Japan's Meteorological Agency said the magnitude-7.0 quake, which struck off the coast of Japan's northernmost main island of Hokkaido at 11:15 p.m., was centered about 31 miles beneath the ocean floor.
The agency quickly issued a tsunami warning for the eastern shores of Hokkaido's Pacific coastal area but later lifted it after determining that any waves were unlikely to cause damage. Tsunami are potentially dangerous waves triggered by seismic or volcanic activity.
Public broadcaster NHK showed video of an office in Nemuro city, about 556 miles northwest of Tokyo, shaking for about 30 seconds.
In nearby Akkeshi, where the temblor hit hardest, some residents reported items falling off shelves, said town official Masayasu Tanabe.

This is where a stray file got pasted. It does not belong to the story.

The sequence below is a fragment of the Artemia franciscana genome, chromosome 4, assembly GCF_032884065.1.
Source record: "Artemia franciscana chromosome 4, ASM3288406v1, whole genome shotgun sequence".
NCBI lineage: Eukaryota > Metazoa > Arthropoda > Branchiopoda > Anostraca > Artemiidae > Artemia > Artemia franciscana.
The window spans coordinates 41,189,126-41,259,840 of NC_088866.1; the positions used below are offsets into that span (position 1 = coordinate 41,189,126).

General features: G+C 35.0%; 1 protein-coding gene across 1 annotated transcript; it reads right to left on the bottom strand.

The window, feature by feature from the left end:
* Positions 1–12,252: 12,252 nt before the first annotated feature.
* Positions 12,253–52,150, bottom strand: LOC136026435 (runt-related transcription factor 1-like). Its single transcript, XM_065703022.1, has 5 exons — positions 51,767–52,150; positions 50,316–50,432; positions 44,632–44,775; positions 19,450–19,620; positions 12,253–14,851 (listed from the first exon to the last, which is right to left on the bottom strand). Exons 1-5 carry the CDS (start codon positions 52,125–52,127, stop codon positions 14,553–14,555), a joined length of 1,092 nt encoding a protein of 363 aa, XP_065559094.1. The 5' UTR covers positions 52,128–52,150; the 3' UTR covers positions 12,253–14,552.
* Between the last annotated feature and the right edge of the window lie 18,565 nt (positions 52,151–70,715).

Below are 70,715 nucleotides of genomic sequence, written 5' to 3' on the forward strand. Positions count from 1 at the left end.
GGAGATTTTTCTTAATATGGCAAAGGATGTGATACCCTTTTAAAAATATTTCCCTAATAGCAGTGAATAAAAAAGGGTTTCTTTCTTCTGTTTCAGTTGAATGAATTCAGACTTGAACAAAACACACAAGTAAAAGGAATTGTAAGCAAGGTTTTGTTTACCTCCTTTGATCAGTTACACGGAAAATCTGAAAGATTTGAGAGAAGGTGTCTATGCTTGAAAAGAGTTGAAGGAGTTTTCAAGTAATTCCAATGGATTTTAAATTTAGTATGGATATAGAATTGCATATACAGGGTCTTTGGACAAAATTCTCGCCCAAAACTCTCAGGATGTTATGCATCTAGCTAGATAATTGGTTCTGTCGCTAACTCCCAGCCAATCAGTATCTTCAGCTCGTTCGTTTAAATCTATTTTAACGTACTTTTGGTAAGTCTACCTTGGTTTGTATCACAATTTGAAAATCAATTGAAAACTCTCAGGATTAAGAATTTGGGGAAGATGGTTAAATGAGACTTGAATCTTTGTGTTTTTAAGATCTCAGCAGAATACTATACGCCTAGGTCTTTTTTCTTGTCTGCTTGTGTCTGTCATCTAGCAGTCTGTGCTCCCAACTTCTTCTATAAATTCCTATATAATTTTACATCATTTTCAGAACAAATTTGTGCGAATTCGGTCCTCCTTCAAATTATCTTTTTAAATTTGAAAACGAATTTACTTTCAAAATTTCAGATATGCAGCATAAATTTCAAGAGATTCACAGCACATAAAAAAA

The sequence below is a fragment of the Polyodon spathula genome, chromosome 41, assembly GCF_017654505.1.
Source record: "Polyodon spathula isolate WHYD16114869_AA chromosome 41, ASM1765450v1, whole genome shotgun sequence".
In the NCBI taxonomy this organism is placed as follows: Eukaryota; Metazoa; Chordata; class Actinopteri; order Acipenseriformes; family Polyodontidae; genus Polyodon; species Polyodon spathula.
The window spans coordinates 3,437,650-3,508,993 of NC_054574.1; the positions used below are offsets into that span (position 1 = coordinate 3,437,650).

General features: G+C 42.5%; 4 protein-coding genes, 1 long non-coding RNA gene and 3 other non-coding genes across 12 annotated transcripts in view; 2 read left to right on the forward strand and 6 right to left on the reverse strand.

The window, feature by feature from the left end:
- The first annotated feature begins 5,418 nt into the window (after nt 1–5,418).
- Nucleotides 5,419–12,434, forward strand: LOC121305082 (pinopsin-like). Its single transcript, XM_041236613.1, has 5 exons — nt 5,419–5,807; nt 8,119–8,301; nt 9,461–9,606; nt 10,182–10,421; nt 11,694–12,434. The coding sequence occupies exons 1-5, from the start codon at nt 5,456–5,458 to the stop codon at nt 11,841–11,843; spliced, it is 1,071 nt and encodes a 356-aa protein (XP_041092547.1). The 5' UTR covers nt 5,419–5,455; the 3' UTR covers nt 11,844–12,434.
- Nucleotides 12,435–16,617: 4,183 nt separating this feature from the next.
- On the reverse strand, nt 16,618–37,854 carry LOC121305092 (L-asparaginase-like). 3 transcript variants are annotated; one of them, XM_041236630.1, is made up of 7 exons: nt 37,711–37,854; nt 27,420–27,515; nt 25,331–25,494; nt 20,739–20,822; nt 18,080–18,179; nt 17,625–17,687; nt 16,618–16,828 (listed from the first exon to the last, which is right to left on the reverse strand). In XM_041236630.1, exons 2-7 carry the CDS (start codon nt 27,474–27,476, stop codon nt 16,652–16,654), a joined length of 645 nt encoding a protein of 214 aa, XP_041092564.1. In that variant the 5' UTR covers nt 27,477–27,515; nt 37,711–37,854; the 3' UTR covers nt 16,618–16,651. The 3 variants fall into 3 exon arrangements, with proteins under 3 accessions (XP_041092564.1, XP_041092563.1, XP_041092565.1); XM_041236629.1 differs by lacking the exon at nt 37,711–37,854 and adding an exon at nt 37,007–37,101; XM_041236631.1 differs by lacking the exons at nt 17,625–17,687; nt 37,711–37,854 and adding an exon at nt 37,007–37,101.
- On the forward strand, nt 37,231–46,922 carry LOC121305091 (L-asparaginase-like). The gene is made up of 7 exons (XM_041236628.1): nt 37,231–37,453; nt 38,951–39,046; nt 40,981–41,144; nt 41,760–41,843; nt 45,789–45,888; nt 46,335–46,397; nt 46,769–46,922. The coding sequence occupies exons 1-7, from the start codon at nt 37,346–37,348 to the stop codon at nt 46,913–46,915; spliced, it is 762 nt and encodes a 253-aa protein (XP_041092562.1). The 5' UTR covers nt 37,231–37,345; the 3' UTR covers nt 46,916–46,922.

Train service in eastern Hokkaido was suspended for safety inspections, and homes in some areas lost power, NHK said.
Monday's quake was the second sizable one to strike Hokkaido in the past week. On Nov. 29, a powerful earthquake with a preliminary magnitude of 7.1 struck Hokkaido injuring 24 people, swaying buildings and triggering a small tsunami wave that reached the shore.
A magnitude-7 can cause widespread, heavy damage in a densely populated area. But Monday's temblor was centered deep beneath the earth's surface, damping much of its power.
Japan is one of the world's most earthquake-prone nations.